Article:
SNB could cut ex­emp­tion limit if more eas­ing needed: Jor­dan

The Pak Banker - - FRONT PAGE -

ZURICH: The Swiss Na­tional Bank could lower the amount of bank re­serves that are ex­empt from its neg­a­tive in­ter­est rate if it needs to ease pol­icy fur­ther, the cen­tral bank's pres­i­dent said. "So far we do not plan any change, but of course the ex­emp­tion thresh­old is a pos­si­ble pol­icy in­stru­ment," SNB Pres­i­dent Thomas Jor­dan said in an in­ter­view in Shang­hai, where he was at­tend­ing a Group of 20 meet­ing. "It is a dif­fer­ent mech­a­nism to change the re­stric­tion of mon­e­tary pol­icy, but of course the com­bi­na­tion of neg­a­tive rates and the size of the ex­emp­tion thresh­old in to­tal makes the im­pact on mon­e­tary pol­icy con­di­tions."

To make the franc less at­trac­tive as a haven cur­rency, the SNB has charged banks for sight de­posits since Jan­uary 2015, though there is an ex­emp­tion thresh­old of 20 times their min­i­mum-re­serve re­quire­ments. With the SNB's de­posit rate al­ready at a record low of mi­nus 0.75 per­cent, econ­o­mists have de­bated what steps Jor­dan and his fel­low pol­icy mak­ers may take should the Euro­pean Cen­tral Bank de­cide to boost stim­u­lus at its March 10 meet­ing.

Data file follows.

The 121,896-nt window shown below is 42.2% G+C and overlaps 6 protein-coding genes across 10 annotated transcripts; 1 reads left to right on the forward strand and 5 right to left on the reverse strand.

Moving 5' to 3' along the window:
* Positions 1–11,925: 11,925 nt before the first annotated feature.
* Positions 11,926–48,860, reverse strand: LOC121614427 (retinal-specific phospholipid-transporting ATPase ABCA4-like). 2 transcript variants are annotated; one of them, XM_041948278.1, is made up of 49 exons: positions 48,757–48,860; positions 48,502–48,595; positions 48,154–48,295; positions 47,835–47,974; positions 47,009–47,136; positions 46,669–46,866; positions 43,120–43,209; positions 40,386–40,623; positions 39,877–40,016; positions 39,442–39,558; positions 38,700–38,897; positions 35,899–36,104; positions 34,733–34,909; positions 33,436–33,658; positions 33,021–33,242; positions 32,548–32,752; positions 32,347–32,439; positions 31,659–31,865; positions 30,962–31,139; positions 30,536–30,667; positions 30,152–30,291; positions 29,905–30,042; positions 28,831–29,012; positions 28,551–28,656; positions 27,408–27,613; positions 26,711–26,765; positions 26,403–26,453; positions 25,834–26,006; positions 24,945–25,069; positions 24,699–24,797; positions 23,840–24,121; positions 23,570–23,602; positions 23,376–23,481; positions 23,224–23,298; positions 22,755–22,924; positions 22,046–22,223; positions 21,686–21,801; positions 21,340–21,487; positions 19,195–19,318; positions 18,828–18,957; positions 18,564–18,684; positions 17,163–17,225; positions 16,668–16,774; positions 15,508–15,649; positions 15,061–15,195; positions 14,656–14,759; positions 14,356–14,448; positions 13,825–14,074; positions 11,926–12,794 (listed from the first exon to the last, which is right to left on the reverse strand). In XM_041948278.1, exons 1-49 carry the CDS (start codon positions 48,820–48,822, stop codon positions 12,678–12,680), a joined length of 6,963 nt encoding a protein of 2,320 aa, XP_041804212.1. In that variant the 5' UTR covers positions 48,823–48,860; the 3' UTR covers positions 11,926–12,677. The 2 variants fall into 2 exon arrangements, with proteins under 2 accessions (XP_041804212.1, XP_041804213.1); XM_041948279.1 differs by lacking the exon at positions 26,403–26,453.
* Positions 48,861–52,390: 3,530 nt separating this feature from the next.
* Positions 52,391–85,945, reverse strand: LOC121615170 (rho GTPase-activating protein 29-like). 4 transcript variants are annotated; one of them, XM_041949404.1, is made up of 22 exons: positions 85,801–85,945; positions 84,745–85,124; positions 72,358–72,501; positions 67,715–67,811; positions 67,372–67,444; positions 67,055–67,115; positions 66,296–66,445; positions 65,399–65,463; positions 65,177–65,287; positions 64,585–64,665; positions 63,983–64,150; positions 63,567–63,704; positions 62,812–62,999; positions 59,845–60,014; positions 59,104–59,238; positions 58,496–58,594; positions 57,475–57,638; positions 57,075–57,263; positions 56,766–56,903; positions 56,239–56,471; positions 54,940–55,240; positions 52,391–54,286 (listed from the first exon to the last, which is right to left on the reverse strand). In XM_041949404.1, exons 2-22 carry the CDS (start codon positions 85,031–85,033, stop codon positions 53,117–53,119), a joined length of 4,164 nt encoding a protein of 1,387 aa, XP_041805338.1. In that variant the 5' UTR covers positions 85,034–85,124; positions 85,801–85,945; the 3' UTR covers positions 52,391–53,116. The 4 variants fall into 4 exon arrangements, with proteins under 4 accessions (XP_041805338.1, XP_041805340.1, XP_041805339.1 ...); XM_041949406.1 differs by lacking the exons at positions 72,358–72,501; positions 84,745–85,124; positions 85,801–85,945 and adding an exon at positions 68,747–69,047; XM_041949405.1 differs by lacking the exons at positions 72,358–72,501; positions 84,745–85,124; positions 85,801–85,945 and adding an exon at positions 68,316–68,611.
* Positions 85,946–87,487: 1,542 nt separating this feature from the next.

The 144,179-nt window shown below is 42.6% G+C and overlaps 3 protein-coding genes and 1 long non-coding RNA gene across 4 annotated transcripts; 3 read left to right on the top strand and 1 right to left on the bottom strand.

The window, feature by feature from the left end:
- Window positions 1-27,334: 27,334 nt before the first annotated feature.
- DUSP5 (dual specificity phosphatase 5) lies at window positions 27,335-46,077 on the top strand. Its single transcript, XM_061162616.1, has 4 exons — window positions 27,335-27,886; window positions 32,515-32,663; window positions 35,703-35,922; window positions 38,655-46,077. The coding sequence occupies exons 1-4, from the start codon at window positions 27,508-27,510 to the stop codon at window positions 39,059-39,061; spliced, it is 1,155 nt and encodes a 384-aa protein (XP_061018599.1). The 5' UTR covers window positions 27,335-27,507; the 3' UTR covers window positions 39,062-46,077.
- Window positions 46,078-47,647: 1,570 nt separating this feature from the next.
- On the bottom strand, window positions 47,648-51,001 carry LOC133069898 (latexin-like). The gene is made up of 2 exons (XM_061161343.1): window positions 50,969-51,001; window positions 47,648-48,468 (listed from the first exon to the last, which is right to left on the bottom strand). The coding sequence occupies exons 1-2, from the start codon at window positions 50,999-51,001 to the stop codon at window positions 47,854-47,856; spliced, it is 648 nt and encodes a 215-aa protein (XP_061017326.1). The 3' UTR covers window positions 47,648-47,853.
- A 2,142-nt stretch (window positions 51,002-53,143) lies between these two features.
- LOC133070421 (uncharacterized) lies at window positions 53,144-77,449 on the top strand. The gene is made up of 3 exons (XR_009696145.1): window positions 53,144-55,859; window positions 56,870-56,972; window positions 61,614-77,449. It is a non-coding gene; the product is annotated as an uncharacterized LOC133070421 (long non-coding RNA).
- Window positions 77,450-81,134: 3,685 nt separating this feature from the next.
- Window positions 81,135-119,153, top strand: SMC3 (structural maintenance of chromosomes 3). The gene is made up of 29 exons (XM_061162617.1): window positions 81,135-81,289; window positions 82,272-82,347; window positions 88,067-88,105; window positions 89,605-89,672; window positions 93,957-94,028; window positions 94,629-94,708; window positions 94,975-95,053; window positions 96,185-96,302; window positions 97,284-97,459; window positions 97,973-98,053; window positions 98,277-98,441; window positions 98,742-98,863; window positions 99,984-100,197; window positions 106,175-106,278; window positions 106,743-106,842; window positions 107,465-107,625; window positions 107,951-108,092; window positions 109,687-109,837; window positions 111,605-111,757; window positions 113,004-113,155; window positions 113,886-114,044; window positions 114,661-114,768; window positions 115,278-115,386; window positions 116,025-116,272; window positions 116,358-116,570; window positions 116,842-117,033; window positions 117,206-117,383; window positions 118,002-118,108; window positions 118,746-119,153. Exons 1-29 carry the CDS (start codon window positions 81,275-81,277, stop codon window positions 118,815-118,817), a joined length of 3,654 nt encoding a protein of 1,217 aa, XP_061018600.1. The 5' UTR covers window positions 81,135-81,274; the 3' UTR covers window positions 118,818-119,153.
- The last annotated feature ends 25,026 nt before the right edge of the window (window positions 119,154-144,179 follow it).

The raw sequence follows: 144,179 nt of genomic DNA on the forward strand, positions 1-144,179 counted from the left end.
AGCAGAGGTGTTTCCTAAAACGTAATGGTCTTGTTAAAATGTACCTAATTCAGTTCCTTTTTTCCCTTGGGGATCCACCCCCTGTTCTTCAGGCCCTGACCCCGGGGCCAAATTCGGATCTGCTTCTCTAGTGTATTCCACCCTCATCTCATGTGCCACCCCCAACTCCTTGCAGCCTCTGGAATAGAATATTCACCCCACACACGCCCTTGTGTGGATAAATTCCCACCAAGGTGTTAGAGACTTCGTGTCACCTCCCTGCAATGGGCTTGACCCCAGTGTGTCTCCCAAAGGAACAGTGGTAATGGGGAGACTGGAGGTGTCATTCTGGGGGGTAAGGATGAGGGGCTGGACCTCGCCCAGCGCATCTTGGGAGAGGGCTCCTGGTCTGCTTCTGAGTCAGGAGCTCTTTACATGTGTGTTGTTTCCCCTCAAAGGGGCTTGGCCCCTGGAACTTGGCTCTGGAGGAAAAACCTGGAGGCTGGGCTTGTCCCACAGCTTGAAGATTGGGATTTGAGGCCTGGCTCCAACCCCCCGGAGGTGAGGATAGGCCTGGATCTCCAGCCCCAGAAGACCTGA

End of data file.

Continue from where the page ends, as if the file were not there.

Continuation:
While Jor­dan said on Satur­day that cen­tral banks haven't yet run out of am­mu­ni­tion, the SNB has said in the past that there's a limit to how low a neg­a­tive rate can be cut be­cause at some point in­vestors will be­gin to hoard cash to cir­cum­vent the de­posit rate. Ad­just­ing the thresh­old for ex­emp­tions could be an al­ter­na­tive. "Both the in­ter­est rate and the size of the ex­emp­tion thresh­old are pol­icy vari­ables that we have," Jor­dan said. Still, what move the SNB takes next de­pends pri­mar­ily on the franc, ac­cord­ing to Bloomberg's monthly sur­vey of econ­o­mists, pub­lished on Feb. 15. While the Swiss cur­rency traded as low as 1.11997 per euro on Feb. 4, it has since ap­pre­ci­ated. Even so, it is far from the lev­els of a year ago af­ter the SNB aban­doned its cap of 1.20 per euro on the franc in Jan­uary 2015.

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